Alcohol, when consumed in large amounts, has the ability to turn even the most stoic individual into an oversized toddler. Left to their own devices, drunk people and small children have the tendency to knock things over, ramble about the most banal of subjects and — if things don’t go their way — cry.
Although those things are all negatives of overconsumption or having heads much bigger than their bodies can support, both groups also understand the importance of games in developing a healthy social atmosphere.
Winning (and losing) serves to establish dominance and standing within a group. Games provide mental and physical stimulation that help the brain handle adversity, problem solving and strategic reasoning. And a drunk brain needs all the stimulation it can get, otherwise it’ll start ranting about why Tony Romo sucks so much.
Bryan Street Tavern is decidedly cleaner than the old fraternity house, but it’s a nice substitute.
Bryan Street Tavern doesn't offer much for toddlers — though I saw a baby there once — but it does provide plenty of chances for pickled livers to achieve glory via bar games and mercilessly mock friends for lack of hand-eye coordination.
The East Dallas bar is almost a dive — it certainly looks like one from the outside — but the spacious interior holds more than expected. You have your pool tables and shuffleboards and darts and foosball, all waiting for a Bar Olympics to be had, as you munch on thin-crust pizzas and Buffalo wings and sip one of the many craft beers.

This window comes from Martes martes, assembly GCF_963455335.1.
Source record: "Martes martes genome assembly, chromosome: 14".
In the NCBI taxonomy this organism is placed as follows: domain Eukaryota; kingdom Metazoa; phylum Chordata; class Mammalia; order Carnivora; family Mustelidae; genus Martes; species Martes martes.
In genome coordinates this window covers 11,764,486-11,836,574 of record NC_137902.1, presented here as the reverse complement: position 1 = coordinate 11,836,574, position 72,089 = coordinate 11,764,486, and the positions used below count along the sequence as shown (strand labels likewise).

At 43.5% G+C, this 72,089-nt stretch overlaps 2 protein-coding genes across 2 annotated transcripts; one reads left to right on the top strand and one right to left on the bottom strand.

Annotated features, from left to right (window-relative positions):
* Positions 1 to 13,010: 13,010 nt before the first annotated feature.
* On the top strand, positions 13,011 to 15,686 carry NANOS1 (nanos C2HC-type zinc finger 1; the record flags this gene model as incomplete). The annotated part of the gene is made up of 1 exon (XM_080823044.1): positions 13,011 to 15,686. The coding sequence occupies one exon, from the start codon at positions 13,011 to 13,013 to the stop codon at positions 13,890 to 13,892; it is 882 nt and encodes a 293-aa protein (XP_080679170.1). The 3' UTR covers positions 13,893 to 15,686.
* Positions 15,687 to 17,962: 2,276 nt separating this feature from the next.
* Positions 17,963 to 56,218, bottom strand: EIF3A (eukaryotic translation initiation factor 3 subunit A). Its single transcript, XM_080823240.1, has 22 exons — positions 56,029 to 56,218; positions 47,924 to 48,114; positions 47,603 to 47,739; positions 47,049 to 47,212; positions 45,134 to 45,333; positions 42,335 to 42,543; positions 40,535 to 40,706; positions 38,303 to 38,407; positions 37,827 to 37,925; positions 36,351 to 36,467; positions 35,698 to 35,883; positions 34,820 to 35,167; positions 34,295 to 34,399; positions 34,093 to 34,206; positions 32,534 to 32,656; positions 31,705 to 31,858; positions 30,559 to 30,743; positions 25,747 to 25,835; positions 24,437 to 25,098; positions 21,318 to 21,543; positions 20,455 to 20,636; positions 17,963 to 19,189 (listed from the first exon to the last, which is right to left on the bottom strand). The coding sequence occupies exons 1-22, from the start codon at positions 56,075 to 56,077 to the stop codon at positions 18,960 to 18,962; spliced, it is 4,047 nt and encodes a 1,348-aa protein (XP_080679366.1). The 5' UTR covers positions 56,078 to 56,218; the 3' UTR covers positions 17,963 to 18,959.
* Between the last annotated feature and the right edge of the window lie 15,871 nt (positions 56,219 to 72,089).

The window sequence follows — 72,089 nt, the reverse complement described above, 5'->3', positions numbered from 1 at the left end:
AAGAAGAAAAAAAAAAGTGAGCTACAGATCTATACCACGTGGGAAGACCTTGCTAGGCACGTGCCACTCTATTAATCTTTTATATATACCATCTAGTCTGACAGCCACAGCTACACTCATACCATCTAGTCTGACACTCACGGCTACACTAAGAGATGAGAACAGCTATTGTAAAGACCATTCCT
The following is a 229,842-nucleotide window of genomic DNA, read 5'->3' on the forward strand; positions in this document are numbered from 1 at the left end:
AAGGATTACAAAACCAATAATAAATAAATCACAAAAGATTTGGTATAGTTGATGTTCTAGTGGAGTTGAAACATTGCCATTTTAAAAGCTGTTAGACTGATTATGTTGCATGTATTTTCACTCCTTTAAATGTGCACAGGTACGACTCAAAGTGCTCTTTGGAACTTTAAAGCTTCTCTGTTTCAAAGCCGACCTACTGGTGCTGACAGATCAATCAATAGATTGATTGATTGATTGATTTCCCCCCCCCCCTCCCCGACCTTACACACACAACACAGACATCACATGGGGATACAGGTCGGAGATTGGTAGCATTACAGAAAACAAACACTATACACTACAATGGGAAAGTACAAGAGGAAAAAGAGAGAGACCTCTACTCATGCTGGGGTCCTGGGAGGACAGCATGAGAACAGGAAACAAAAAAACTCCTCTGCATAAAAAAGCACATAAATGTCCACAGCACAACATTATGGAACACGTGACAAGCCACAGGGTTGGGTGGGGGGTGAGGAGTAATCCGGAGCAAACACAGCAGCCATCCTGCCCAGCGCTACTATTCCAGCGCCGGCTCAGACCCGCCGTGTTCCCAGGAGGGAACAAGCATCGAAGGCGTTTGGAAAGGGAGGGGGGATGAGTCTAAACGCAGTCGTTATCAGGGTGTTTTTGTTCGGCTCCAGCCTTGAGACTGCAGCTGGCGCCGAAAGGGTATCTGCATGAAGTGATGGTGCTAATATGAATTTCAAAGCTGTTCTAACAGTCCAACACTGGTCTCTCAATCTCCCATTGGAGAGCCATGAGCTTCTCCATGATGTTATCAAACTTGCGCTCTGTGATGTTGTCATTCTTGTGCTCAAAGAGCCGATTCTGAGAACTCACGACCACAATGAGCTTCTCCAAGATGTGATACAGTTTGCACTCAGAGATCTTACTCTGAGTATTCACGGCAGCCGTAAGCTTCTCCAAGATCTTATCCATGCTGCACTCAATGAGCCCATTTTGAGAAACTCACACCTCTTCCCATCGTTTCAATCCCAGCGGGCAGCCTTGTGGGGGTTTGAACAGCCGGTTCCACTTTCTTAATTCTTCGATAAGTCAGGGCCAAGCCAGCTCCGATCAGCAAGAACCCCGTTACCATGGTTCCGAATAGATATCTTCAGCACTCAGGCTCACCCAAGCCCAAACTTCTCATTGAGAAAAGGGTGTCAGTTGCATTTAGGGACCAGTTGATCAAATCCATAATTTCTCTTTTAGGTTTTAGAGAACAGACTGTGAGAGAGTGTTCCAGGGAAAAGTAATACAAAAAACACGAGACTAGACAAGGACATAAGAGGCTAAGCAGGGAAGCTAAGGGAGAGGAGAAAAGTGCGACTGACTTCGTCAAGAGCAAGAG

The solid selection includes beer from local breweries, with a few of the big guys sprinkled in. So you can come here with a snob or a slob and find equal footing. At least until the foosball game begins.
There are certain things I miss about college more than others — namely tailgates and sorority girls in sun dresses. Above all, I miss the ability to hang out at the house and play pool and then foosball and then pool again for hours on end.
Bryan Street Tavern is decidedly cleaner than the old fraternity house, but it’s a nice substitute. There isn’t any mysterious destruction to the dry wall, and there are no overturned trash cans in the hallways.
The bar keeps things flowing but separated. Diners can sit at a table without a pool cue jamming their side, and a TV area to the left of the entrance is a quiet spot for the more conversationally inclined.
The East Dallas spot also boasts a patio with a view of the skyline that, while not incredible, is a good reminder of where you are — and, more important, where you aren’t. Giant Jenga games sit atop patio tables, ensuring you’ll never be without a competition at Bryan Street Tavern. The murals against the wall give you something to talk about after you’ve exhausted the Tony Romo argument.
As if there weren’t enough packed into it, Bryan Street Tavern has a stage in a room between the main area and the patio where live music is offered several times a week.
If you’re still on the fence about it all (which seems hard to believe if you have been reading this long), then know this: Bryan Street Tavern is really cheap, as in $2 wells on Thursdays and $3 Fireballs every night from 9 until close. You know, for when you really want to feel like you’re back in your heyday.
We can’t guarantee you’ll win any of the bar games at Bryan Street Tavern, but we can promise you’ll have more than enough chances to try. Even if you lose, remember that you’re an adult, so you can have alcohol, whereas toddlers cannot. That means you’re always a winner.